“This is a faithful saying: If a man desires the position of a bishop, he desires a good work.” (1 Timothy 3:1) The word translated “bishop” in this verse is a word in the Book of Acts that describes the church office of “pastor.” In my last post, I shared about some of the challenges that make the life of a pastor a difficult one. I wrote about people problems, task problems, emotional problems, and time problems, and because of this, pastors, whether Baptist or Presbyterian, can often be a rather whiney lot (there is also one Methodist pastor that I shared a funeral with in West Texas who moaned to me about how badly the Bishop was treating him, so my guess is this characteristic cuts across all denominations). All that being said, let me go on record after spending 35 years in the ministry that being a pastor in one of Christ’s churches is one of the greatest blessings that one can experience this side of heaven.
When one is a pastor he gets to make his living reading and studying the Word of God. Hours of every week (if a pastor is worth his salt) is spent in mining the treasures of God’s truth. He has the opportunity to dig into the languages of Scripture, to read the commentaries written by the servants of God of all the ages, and to seek to discover how to best communicate that truth to God’s people. Before a sermon is ever preached to God’s people, the pastor has preached it to himself again and again throughout the week.
When one is a pastor he has the opportunity to spend time planning the corporate worship of God’s people. He has the privilege of reading through many Psalms and hymns to discover which ones will help explain the text of Scripture that he will be preaching on that Sunday. “The Trinity Hymnal,” for example, consists of 742 hymns covering hundreds of years of Christian hymnody filled to the brim with Biblical truth. When one adds in “The Trinity Psalter” he also is blessed by the metrical versions of the Psalms that have spoken to God’s people for generations.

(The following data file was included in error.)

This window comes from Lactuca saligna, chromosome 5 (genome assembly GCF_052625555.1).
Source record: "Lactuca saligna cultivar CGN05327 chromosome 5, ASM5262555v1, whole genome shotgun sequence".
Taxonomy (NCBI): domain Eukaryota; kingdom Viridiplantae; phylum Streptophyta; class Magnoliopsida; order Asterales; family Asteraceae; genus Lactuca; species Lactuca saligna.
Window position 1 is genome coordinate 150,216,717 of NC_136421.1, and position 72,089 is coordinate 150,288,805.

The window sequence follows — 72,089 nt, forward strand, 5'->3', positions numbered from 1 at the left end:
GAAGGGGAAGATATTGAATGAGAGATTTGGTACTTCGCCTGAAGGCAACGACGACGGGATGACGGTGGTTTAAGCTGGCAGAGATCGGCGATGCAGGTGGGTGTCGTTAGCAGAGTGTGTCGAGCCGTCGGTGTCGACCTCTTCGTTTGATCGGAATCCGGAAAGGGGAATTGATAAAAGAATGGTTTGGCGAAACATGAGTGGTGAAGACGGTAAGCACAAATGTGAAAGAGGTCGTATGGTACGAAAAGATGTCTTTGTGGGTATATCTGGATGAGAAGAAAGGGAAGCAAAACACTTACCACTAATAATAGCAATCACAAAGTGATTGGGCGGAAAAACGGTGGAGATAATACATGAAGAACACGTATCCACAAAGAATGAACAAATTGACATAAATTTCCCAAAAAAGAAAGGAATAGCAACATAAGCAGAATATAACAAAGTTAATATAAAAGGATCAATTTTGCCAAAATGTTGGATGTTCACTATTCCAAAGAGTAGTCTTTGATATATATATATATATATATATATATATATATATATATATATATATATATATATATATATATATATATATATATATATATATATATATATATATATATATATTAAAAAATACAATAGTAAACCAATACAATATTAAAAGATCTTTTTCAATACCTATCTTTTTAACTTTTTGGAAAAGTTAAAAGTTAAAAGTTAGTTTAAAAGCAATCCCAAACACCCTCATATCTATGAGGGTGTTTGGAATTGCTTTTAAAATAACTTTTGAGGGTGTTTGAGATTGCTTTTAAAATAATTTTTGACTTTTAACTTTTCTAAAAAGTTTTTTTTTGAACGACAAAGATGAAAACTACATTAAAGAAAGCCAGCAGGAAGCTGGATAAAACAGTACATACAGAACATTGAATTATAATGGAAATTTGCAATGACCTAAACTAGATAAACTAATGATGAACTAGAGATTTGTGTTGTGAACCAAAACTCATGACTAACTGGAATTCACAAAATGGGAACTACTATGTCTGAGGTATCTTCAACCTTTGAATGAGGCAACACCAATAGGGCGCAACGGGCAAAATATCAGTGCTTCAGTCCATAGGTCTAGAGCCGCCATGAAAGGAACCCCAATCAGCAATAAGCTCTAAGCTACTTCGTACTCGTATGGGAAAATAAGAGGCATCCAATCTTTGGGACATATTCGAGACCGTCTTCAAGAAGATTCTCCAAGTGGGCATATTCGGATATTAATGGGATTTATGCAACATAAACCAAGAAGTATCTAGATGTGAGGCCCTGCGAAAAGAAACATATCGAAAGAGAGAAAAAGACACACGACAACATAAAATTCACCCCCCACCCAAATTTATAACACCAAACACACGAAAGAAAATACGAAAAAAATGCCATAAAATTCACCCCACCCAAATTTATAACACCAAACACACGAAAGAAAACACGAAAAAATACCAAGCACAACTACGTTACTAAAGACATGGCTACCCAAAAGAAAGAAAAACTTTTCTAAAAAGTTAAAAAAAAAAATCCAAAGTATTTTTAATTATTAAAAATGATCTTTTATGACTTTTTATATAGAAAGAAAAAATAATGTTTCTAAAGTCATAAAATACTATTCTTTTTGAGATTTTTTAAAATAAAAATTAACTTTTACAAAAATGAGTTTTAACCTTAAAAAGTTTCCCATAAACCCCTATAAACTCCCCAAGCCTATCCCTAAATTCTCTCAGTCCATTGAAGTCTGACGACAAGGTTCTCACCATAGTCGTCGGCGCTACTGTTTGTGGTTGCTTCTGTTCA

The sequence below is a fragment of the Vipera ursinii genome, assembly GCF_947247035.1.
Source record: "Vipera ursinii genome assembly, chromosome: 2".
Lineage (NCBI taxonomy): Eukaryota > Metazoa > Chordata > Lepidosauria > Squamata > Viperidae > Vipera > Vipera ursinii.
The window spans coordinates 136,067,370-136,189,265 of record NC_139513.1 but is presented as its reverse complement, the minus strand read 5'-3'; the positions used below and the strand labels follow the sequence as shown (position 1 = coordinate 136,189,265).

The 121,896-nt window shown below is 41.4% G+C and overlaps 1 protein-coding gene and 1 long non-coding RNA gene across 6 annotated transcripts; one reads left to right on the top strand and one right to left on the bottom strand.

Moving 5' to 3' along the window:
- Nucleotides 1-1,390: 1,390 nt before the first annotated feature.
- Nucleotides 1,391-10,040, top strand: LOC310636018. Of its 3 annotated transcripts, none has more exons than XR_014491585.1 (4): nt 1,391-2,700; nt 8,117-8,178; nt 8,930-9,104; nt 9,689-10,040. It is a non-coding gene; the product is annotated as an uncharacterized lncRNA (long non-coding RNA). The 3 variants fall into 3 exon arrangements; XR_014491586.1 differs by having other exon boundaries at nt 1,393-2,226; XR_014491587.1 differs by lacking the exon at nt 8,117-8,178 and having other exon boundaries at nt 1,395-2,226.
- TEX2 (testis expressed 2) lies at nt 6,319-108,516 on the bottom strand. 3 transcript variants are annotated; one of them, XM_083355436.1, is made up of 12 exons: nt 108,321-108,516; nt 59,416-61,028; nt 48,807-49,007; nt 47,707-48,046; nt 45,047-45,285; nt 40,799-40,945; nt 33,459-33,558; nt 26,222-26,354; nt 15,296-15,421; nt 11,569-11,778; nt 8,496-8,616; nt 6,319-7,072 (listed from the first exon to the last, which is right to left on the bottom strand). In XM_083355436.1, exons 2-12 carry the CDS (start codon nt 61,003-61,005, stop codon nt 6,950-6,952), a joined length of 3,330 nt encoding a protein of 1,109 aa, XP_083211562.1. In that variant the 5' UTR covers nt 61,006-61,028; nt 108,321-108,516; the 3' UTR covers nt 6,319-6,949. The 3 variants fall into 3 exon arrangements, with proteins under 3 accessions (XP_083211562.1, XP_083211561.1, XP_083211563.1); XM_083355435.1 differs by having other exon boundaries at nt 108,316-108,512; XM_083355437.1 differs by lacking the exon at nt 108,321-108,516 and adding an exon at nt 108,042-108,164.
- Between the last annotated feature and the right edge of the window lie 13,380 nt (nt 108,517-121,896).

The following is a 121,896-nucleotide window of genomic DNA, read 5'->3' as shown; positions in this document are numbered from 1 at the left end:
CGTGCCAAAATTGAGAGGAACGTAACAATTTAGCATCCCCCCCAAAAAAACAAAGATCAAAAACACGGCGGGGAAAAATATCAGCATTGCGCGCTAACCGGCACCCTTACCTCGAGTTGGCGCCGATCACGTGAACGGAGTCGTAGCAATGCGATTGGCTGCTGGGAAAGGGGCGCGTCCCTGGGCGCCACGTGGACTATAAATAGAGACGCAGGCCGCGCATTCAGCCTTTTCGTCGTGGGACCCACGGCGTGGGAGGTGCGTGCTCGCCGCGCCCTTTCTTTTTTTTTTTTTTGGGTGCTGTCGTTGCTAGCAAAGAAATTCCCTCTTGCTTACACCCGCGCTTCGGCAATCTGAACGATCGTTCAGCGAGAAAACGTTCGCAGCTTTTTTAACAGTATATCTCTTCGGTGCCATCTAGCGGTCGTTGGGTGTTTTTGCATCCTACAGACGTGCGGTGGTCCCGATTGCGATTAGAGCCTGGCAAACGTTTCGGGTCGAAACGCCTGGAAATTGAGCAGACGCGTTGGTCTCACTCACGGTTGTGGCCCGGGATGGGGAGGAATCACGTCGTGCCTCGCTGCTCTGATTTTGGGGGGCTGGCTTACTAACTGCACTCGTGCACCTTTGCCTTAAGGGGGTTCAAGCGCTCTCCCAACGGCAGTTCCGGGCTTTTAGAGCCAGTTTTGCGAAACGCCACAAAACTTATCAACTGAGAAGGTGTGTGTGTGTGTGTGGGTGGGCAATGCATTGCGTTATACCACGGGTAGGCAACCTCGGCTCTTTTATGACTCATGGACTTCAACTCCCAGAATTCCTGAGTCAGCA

When one is a pastor he has the great privilege of baptizing new believers, and the children of believers, pointing people to the grace of Christ as their only hope in this life and the life to come. He has the privilege of breaking bread in front of the flock of God and speaking on behalf of our Lord, “This is my body which is given for you,” and to hold up the cup and say, “This cup is the new covenant in my blood. Do this, as often as you drink it, in remembrance of me.”
When one is a pastor he gets to hear people share how Christ has changed their lives as they communicate their profession of faith, and then to hear them express their commitment to Christ as they take their membership vows. He has the privilege quite often to pray with his brothers and sisters in Christ during their times of joy, and sadness, and during their days of youth, and old age.
And, yes, while there are those who make life difficult for the pastor, there are many, many more that are a great blessing to him. To hear from people in the congregation share that they pray for you every day is a great comfort and encouragement during the challenging times. There are those who share materially, emotionally, and spiritually with their pastor to make his life in ministry easier.
A pastor even has some flexibility in his schedule so that even though there are times when he is absent from the his family during the evening, it is possible (as I often mentioned to my son) to make those 5 o’clock games when some fathers are unable to be there because they can’t get off work in time.
When the time came for me to retire (earlier than I had hoped because of family needs) I was saddened because I miss greatly the work that has filled most of my adult life. Oh, I don’t miss long session meetings, or the slings and arrows that often fly in the direction of spiritual leaders, but I do miss the many blessings that accompany ministering to the people of God. For I learned early in my life that “This is a faithful saying: If a man desires the position of a bishop, he desires a good work.”